London: Methuen and Co., 1908. Graham Robertson. First Edition. 8vo. 7 1/2 x 4 3/4 in. (190 x 120 mm). pp.  + viii + 302 + i. Laid paper, deckle edges, t.e.g. With a captioned frontispieces, "And a River went out of Eden", on coated paper after a pen-and-ink drawing by Walford Graham Robertson (1866 – 1948); tissue guard. Original blue-green cloth with gilt illustration on the spine (Toad dressed in a driving outfit and goggles) and upper cover ( Pan playing flute to Rat and Mole by the river) and a single gilt rule on the upper cover. In the second issue publisher's pictorial peach-color dust jacket printed in black with price of 7/6 instead of 6/-.The spine of the dust jacket slightly darkened but in excellent condition with a couple small tears at head expertly repaired on verso; scattered foxing and discoloration to dust jacket and pages, wear to spine edges consistent with age.
[Grolier: One Hundred Books Famous in Children's Literature, no.61; Osborne I, p. 349; Hunt p. 45 & 66; Hahn,D. Oxford Companion to Children's Literature, p. 241-242].
This is the FIRST EDITION with a SCARCE DUST JACKET of one of the essential classics of children's literature. The book is based on bedtime stories that the Scottish-born banker and author Kenneth Grahame (1859 – 1932) told his young son Alistair, who was sickly and nicknamed "Mouse". The stories began when Alistair was 4 and continued in a series of letters that the father wrote to his son while traveling. When Grahame retired as the Secretary of the Bank of England in 1908 due to ill health. «...Aware of the potential for a fuller treatment Grahame took the letters, which deal with Mr. Toad's adventures escaping from prison and conclude with his return to the society of Ratty, Mole and Badger and the battle for Toad Hall, and converted them into the finished work... What emerged was no lighthearted story about a countryside community of animals but a long and ramifying fable.... » The book was bulky and had no illustrations, so the London publisher, Algernon Methuen, put it on his adult rather than juvenile list, stirring confusion and arguments among the readers and critics. (One Hundred Books Famous in Children's Literature, p. 210) Nonetheless The Wind in the Willows flourished and the advertures of the "bad, low animal," Mr. Toad, grew in poupularity. The novel had seen over 30 printings when A. A. Milne adapted part of it for the stage as 'Toad of Toad Hall' in 1929. The first film adaptation was produced in 1949 by Walt Disney as one of two segments in The Adventures of Ichabod and Mr. Toad. Numerous adaptations in film and television have followed since.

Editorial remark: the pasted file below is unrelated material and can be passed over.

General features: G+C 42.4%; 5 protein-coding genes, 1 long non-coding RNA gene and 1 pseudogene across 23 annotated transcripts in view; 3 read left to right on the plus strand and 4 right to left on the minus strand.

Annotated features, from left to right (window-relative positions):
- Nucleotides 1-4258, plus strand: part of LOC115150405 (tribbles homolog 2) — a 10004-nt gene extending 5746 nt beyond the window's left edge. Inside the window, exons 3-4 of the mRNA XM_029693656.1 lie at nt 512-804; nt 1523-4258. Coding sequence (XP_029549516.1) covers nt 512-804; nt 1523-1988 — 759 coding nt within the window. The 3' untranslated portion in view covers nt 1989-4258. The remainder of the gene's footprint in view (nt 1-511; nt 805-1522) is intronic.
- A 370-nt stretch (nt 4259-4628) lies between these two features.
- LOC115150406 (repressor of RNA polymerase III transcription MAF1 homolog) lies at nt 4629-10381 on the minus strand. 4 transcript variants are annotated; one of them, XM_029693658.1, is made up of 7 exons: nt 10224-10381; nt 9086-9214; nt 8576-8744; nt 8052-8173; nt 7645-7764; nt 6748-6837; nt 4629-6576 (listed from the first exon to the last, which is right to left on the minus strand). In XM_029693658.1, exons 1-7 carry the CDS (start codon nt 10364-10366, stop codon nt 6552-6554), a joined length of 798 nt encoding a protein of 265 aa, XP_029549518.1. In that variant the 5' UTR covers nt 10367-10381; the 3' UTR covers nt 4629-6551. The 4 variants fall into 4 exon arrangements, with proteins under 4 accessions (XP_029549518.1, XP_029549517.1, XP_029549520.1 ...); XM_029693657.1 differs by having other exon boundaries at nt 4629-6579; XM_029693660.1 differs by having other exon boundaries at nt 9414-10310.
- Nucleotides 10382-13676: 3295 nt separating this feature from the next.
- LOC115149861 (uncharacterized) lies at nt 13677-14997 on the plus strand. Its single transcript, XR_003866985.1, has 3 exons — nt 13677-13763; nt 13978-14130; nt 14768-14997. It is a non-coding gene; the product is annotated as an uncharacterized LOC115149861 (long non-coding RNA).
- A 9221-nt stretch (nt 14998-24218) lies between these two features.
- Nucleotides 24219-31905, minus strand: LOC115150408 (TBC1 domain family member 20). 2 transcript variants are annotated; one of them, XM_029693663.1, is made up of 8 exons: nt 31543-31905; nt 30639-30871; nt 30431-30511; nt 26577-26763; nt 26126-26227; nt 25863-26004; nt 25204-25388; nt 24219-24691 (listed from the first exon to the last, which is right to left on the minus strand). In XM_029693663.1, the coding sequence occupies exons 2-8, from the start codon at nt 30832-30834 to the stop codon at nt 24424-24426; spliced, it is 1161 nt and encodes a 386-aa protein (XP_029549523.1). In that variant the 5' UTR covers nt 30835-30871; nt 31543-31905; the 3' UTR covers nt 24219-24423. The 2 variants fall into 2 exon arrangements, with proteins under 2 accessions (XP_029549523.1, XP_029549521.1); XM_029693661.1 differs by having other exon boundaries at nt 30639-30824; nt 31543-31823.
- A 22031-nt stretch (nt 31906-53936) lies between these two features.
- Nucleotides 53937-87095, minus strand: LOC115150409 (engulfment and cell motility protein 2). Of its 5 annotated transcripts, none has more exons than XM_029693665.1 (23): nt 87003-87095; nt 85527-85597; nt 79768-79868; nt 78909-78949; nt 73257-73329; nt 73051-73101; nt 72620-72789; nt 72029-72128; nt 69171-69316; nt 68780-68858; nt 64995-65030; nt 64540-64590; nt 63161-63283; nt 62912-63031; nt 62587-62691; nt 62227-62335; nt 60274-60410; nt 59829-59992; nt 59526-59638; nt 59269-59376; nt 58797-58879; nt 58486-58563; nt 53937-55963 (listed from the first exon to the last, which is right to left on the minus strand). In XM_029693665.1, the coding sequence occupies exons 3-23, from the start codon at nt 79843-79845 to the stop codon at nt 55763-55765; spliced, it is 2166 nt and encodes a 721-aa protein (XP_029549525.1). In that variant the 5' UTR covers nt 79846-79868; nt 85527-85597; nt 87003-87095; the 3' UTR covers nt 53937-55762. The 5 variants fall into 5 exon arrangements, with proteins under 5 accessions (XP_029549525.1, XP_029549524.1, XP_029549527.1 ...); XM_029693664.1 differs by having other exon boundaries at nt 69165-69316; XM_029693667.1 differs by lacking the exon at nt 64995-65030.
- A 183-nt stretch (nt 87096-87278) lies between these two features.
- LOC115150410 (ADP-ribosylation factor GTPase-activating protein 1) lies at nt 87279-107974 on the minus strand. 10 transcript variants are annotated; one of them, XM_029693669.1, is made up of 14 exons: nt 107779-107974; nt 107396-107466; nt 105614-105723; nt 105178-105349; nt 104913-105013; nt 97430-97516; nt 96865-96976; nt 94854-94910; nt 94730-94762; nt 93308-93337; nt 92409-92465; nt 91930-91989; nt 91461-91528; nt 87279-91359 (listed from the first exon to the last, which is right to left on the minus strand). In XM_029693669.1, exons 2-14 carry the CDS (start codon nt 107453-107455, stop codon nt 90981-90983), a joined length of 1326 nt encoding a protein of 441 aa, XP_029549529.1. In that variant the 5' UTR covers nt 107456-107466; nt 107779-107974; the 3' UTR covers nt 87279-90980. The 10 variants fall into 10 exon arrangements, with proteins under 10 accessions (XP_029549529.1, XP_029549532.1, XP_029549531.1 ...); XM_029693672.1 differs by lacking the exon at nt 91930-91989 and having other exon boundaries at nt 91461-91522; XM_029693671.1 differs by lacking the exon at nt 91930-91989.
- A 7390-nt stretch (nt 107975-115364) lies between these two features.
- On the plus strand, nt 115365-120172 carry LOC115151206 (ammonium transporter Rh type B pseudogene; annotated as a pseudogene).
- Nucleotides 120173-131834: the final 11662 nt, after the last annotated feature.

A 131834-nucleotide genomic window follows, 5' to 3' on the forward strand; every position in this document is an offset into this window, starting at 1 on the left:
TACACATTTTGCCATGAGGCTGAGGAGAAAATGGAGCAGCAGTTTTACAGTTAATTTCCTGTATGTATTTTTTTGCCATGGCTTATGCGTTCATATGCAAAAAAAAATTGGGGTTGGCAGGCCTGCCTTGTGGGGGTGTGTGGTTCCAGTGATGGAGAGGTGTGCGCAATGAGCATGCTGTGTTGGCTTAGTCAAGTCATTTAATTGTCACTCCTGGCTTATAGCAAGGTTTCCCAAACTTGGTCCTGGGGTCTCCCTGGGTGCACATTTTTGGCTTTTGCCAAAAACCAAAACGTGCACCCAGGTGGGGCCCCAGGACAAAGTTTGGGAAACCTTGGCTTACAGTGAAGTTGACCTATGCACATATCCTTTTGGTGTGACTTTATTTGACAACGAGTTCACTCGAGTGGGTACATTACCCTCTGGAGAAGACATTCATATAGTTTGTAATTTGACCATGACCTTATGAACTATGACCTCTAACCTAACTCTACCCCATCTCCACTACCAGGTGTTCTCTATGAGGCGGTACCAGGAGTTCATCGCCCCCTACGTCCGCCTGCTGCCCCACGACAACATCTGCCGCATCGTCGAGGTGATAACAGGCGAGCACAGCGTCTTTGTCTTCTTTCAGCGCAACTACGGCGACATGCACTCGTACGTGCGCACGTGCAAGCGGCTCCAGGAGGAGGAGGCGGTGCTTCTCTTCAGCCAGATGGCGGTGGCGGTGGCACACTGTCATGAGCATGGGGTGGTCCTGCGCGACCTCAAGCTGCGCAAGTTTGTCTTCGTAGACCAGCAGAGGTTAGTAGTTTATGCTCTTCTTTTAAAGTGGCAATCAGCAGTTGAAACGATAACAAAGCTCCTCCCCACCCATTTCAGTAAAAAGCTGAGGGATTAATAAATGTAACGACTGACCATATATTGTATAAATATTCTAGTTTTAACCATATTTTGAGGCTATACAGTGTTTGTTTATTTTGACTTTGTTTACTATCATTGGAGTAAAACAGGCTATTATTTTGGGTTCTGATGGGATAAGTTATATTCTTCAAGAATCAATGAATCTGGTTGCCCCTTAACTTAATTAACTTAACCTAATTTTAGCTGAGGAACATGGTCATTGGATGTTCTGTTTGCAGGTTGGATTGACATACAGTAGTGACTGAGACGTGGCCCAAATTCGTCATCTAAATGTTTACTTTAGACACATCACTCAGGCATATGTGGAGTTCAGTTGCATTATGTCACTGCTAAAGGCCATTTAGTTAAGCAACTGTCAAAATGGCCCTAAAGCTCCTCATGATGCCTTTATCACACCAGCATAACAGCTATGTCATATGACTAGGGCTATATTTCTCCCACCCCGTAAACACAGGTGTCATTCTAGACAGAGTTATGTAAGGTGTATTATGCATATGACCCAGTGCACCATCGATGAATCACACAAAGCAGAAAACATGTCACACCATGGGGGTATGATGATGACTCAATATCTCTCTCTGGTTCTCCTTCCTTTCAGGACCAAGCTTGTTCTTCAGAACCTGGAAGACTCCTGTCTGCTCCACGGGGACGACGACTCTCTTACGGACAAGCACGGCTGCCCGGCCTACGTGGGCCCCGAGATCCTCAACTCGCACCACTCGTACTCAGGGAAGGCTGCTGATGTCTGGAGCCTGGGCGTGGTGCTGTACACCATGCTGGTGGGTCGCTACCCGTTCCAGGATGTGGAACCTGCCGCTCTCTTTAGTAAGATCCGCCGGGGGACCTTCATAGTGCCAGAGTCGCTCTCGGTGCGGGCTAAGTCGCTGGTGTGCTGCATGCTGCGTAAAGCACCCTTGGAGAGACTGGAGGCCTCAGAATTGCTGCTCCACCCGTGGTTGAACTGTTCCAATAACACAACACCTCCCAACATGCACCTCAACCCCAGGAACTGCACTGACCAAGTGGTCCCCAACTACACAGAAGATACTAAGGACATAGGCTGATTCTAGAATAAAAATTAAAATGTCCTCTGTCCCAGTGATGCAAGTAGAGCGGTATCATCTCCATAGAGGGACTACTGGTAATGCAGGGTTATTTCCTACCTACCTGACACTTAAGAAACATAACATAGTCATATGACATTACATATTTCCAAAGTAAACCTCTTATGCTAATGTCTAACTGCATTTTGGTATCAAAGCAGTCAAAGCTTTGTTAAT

Condition: Near fine / Near fine.
Item number: 462